But even if AI cannot yet match a journalist, the technology’s emergence in 2023 promised (or threatened, depending on your viewpoint) a profound shift in the way humans operate, and boosted the stock prices of companies that embraced that promise. In 2024, expect more progress and more news on regulators scrambling to keep up.

Next year will also be defined by bullets and ballots.

In October, Hamas militants attacked Israel, killing around 1,200 civilians and taking about 240 more captive. The brutal surprise attack – the single most deadly day in Israel’s history – triggered a massive retaliatory operation. Israel has pounded Hamas and other militant groups in Gaza for weeks, ordered the movement of more than a million people within the tiny enclave, and killed, according to the Hamas-run Gaza Health Ministry, more than 14,000 Palestinians, including 5,000 children.

A days-long pause in late November to allow Hamas to return some Israeli hostages and Israel to return some Palestinian prisoners to Gaza, ended and the fighting looks likely to drag into 2024.

The conflict in Ukraine also shows no sign of slowing. Russian and Ukrainian forces continue to fight in Ukraine’s east and the south, but momentum on both sides has ground to a near halt. The key to any change in the stalemate lies as much in Washington and Brussels – and the West’s appetite for continued help for Ukraine – as it does in Moscow and Kyiv.

This was also the year China’s economic struggles worsened, even as Beijing and Washington attempted to mend relations between their two countries. In 2024, those efforts, and even the likelihood of a Chinese invasion of Taiwan, will pivot on what happens in the U.S. presidential elections. A second term for Donald Trump would throw everything up in the air again – including the future of U.S. democracy.

The U.S. election will be the single, most defining political event next year, both at home and abroad. But other major stories will emerge from voting booths around the globe.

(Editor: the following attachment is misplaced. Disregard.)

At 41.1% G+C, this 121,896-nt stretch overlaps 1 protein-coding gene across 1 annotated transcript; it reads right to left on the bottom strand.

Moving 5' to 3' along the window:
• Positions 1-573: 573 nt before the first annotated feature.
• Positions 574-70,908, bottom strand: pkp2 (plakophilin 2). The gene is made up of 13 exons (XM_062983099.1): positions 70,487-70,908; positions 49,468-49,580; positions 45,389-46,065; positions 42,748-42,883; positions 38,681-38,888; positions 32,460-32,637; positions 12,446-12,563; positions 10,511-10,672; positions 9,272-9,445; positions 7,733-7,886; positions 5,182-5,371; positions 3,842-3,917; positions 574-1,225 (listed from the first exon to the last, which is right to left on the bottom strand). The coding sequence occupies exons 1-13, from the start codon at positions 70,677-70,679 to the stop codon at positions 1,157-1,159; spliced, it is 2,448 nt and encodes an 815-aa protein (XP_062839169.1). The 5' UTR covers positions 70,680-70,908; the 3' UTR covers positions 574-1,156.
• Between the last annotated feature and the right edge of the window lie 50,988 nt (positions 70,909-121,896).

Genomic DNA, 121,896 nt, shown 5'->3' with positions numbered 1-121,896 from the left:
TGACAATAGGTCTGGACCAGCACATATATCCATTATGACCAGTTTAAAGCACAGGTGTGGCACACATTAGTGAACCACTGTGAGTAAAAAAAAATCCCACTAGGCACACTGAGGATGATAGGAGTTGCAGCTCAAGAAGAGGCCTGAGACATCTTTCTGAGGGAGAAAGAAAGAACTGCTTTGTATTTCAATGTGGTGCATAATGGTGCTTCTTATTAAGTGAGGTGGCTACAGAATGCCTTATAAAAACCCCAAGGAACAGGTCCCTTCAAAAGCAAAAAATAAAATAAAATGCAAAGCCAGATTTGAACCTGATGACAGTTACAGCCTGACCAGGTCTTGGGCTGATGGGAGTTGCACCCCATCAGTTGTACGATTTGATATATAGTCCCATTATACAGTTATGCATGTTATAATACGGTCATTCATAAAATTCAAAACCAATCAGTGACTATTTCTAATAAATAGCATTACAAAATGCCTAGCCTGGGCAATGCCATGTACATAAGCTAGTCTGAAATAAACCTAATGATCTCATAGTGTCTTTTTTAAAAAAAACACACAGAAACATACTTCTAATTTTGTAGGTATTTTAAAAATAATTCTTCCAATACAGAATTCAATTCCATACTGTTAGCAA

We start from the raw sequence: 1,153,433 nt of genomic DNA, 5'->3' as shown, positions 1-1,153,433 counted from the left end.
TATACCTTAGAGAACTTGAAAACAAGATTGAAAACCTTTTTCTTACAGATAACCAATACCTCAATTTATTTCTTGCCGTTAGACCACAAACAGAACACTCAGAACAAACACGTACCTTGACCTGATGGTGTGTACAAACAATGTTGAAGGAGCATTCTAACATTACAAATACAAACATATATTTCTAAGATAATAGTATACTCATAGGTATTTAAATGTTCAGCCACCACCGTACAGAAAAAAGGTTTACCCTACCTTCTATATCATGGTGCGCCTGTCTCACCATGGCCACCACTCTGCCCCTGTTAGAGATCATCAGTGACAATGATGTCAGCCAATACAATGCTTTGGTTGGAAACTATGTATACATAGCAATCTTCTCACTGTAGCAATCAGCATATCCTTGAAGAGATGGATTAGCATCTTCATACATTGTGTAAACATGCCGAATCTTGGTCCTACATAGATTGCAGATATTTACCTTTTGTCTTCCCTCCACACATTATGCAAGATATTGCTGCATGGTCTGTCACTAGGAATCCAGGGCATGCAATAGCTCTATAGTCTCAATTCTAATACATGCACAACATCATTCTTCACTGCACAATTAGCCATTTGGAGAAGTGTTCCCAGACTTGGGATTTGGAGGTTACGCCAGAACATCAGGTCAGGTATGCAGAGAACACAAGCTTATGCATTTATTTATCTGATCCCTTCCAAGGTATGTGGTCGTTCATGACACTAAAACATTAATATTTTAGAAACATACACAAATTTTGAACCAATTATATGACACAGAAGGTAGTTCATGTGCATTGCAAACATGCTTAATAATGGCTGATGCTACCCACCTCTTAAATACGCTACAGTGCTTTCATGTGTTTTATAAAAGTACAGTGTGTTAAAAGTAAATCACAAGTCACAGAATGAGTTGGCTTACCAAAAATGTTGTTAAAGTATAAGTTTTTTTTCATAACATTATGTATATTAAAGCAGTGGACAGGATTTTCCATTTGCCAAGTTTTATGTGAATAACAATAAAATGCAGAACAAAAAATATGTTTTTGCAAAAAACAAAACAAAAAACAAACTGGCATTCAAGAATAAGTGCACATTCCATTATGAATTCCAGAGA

More than 900 million eligible voters in India will determine the political fate of Prime Minister Narendra Modi next spring. Mexico may cast aside a tradition of machismo and elect Mexico City mayor Claudia Sheinbaum as its first female President. And a less competitive race is taking shape in Russia, where Vladimir Putin is seeking another six-year term in office, putting him in the realm of Joseph Stalin’s lengthy reign over the country.

You will notice our year-end stories look ahead to a range of critical questions for 2024. What’s next for abortion and reproductive rights in the United States? Is inflation around the world beaten? Will weight loss drugs reverse the obesity epidemic? And can Taylor Swift’s power get even bigger?

Like many newsrooms, Reuters is experimenting with how AI can help us package, produce and deliver our journalism. But that journalism will continue to come from our reporters on the ground around the world, covering the news that matters without fear or favour.

(Editing by Edward Tobin)

Continue Reading

Why pay for news and opinions when you can get them for free?

       Subscribe for free now!


By submitting this form, you are consenting to receive marketing emails from: . You can revoke your consent to receive emails at any time by using the SafeUnsubscribe® link, found at the bottom of every email. Emails are serviced by Constant Contact

Recent Posts